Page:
Thursday, September 23, 2010 Sunny and 72 degrees
Pendleton, OR, just hosted its 100th annual Round Up and Rodeo. It is one of the largest events of its kind in the country with 85,000 attending in a city of 16,500. A parade opens the four days of festivities. Native people in their traditional clothing lead the parade, accompanied by cowboys and cowgirls on horseback, and a float with the rodeo princess and her court. Many events are held including bull riding, calf roping, and barrel racing. According to locals it is either an event to be embraced or one to be avoided. In other words it can be rowdy. Tonight we are in Baker City, OR, 95 miles away, and fans of the sport were traveling between here and there all four days of the event. Real fanaticism.
This morning we took an underground tour of Pendleton for a look at its infamous and entertaining past. The underground extends under the old parts of the city. Constructed as a means of protecting merchants' goods from thieves, it extended from the railway station to their stores. During this time Chinese came to the US to earn money so they could return home as rich men and purchase land of their own. They worked in gold mines, fish canneries, and in railroad construction. Because of their appearance, language, and customs, they faced severe discrimination. To escape daily harassment, they moved into the underground, digging out cellars and reinforcing the store floors, streets, and sidewalks, to create a city of their own.
The Chinese lived underground and operated laundries and baths, an opium room, etc. They governed themselves including operating their own jail. But eventually other businesses also moved underground: a meat market, ice house, ice cream parlor, a bar, a duck pin bowling alley, and a card room. When Prohibition came to Pendleton, secret passageways were created so that those imbibing at the card games could escape the law.
Pendleton's "entertainment" occurred above ground as well. Our tour took us upstairs to one of the city's 18 bordellos, the famous "Cozy Rooms." Stella Darby operated a flourishing establishment, providing employment for young women who were sent to the city to earn money to help their families during the Depression and World War II. While Stella took 50% of their earnings, she taught her girls skills, such as accounting and operating a telephone, so some day they could be employed legitimately. She taught them social skills and graces as well so they would be accepted into society. She even provided a chapel where the girls were ministered to spiritually. Prostitution continued until 1957 when an ambitious preacher patrolled the streets, writing down the names of the men frequenting the brothels. When he threatened to read the list in church, the city council finally---and reluctantly---agreed to close them down. Except for Stella's. In addition to being a madam, she also was a skilled accountant for many prominent businessmen in the city, and to keep her services, they allowed her to continue her operation until 1967. So the Wild, Wild West lived up to its reputation in Pendleton.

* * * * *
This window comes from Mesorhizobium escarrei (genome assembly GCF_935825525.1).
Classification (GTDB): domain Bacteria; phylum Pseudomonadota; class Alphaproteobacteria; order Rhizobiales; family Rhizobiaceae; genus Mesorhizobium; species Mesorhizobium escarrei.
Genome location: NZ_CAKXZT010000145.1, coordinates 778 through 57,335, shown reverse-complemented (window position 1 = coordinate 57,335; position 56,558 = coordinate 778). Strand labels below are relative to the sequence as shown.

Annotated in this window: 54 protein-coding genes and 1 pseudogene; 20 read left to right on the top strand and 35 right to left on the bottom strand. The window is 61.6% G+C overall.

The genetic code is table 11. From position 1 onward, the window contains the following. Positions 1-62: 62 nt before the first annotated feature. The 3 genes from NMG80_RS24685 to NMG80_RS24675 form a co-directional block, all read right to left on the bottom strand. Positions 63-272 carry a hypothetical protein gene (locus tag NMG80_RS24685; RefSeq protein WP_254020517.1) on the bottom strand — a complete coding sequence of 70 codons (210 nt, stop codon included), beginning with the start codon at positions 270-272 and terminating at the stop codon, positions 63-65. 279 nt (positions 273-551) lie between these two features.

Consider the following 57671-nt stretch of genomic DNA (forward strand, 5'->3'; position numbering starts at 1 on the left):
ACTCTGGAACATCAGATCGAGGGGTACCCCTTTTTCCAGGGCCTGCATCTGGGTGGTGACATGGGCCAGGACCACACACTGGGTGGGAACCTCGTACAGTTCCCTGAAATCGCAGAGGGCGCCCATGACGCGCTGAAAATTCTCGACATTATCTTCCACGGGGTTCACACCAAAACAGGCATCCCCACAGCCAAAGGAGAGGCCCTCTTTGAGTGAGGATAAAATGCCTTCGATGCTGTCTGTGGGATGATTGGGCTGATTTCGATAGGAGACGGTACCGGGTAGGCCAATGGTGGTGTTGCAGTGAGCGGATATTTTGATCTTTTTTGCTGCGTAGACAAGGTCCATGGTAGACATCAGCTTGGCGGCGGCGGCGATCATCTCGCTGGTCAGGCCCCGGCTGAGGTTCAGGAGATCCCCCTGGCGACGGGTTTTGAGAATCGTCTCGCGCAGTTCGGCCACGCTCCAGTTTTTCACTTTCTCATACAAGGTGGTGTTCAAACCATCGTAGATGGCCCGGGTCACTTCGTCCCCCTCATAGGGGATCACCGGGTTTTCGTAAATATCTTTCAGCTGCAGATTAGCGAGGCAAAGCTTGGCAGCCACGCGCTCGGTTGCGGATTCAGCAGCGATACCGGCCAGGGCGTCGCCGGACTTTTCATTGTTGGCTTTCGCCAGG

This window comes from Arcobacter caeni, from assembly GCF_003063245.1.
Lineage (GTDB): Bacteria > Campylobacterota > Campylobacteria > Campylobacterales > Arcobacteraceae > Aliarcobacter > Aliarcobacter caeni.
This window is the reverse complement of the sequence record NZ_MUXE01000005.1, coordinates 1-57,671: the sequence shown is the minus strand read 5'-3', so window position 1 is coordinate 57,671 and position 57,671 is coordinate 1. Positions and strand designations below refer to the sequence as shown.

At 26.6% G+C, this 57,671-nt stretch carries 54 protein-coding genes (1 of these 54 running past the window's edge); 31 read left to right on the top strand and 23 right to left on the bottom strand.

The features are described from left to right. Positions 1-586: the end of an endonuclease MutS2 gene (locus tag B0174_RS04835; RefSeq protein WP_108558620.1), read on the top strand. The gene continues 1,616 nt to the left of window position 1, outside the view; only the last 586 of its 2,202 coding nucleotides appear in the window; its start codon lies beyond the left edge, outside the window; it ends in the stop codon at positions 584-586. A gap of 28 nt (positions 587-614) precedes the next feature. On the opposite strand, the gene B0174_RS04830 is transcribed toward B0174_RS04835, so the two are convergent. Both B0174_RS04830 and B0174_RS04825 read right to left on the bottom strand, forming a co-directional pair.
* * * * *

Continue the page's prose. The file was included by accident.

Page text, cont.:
In the afternoon we visited the Tamastslikt Cultural Institute just outside of Pendleton. It houses exhibits that present the story of the Westward Expansion from the perspective of the Native People who live in eastern Oregon. Their story is told in a compelling manner through exhibits, informational panels, artifacts, photo displays, sound and video. They tempered what must be very strong feelings of resentment and sorrow at the loss of their homelands and the near extinction of their language, and customs.
Afterwards we were back on the road, continuing eastward to Baker City. We immediately began to climb into the Blue Mountains, and trees began to reappear. But not for long. Soon we were headed back down into the prairie, and now we are in a valley, encircled by mountains off in the distance.
Tomorrow we expect to be at the Oregon Trail Interpretive Center or in Hell's Canyon.
TODAY'S ROUTE: I 84 E from Exit 209 to Exit 304